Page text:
Butter and cream contain very little lactose or casein, the two substances that cause dairy intolerance in some people. Accordingly, these foods may be tolerated by those who are lactose intolerant. Those with extreme intolerance for milk protein (casein) can often take butter in the form of ghee from which the milk solids have been removed.29
Butter is indeed better and can be eaten with confidence. Organic butters are available in most supermarkets. I recommend the original unprocessed solid butter. Spread it over vegetables, add it to cooking and mash it with potatoes. However you use it, enjoy this God-given delicacy while you reap a multitude of health benefits.
1 Price, Weston, DDS “Nutrition and Physical Degeneration” 1945, Price Pottenger Nutrition Foundation, Inc., La Mesa, California.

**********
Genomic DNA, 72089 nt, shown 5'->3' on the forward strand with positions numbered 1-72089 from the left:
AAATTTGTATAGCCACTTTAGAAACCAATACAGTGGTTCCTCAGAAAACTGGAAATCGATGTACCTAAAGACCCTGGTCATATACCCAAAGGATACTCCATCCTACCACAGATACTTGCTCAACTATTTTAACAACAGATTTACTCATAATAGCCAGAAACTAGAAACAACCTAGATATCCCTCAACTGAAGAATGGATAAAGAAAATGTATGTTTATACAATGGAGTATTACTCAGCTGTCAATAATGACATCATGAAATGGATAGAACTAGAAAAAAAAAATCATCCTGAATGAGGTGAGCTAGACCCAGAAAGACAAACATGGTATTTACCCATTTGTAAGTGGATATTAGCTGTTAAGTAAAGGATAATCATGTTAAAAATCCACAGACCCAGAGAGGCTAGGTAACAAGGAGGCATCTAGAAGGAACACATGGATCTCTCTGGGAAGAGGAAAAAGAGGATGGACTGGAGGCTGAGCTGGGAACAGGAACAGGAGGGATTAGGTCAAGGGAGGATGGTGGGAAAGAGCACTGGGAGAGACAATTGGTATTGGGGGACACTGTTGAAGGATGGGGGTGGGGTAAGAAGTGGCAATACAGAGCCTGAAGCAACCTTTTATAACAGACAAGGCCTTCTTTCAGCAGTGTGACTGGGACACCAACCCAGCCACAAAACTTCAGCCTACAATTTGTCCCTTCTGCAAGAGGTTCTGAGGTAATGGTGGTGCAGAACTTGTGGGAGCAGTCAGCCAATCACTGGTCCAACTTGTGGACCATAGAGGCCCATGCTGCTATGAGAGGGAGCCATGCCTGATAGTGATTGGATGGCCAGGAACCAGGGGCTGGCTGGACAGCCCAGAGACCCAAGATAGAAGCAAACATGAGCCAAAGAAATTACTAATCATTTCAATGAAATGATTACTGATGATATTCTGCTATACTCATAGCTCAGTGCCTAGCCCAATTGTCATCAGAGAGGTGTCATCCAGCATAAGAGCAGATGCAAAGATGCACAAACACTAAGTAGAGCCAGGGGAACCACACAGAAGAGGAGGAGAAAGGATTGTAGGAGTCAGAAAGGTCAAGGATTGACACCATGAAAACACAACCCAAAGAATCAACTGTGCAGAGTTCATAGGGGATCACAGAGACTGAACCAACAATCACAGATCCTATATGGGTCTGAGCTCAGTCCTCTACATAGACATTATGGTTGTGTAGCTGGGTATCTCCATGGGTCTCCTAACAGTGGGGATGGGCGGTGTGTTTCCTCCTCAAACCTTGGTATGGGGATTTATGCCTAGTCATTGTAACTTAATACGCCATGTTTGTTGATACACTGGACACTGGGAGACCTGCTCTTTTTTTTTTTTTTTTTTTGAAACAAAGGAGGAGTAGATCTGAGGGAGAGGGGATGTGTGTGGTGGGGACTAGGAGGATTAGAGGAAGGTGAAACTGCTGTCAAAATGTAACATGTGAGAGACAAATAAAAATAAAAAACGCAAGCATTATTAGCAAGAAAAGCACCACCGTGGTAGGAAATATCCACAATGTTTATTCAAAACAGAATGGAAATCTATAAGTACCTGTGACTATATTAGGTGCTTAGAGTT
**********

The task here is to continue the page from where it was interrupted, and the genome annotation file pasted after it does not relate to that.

2 Kabara, J J, “The Pharmacological Effects of Lipids”, The American Oil Chemists’ Society, Champaign, IL, 1978, 1-14; Cohen, L A, et al, J Natl Cancer Inst ,1986, 77:43
3 Enig, Mary G, PhD, Nutr Quarterly, 1993, 17 :(4):79-95
4Kabara, J J, The Pharmacological Effects of Lipids, The American Oil Chemists Society, Champaign, IL, 1978, 1-14; Cohen, L A, et al, J Natl Cancer Inst, 1986, 77:43
5 Enig, Mary Ph.D. and Fallon, Sally. “The Skinny on Fats.” Found at www.westonaprice.org. Published 1999. Found on Dec. 18th 2001.
6 Enig, Mary G, PhD, Trans Fatty Acids in the Food Supply: A Comprehensive Report Covering 60 Years of Research, 2nd Edition, Enig Associates, Inc, Silver Spring, MD, 1995, 148-154; Enig, Mary G, PhD, et al, J Am Coll Nutr, 1990, 9:471-86
7 Fallon, Sally. Nourishing Traditions. ProMotion Publishing. San Diego, CA. 1995.
8 Enig, Mary Dr. Health Risks from Processed Foods and Trans Fats. Interview with Richard Passwater, Ph.D. Whole Foods Magazine. Found at www.healthy.net on Nov. 18th 2001.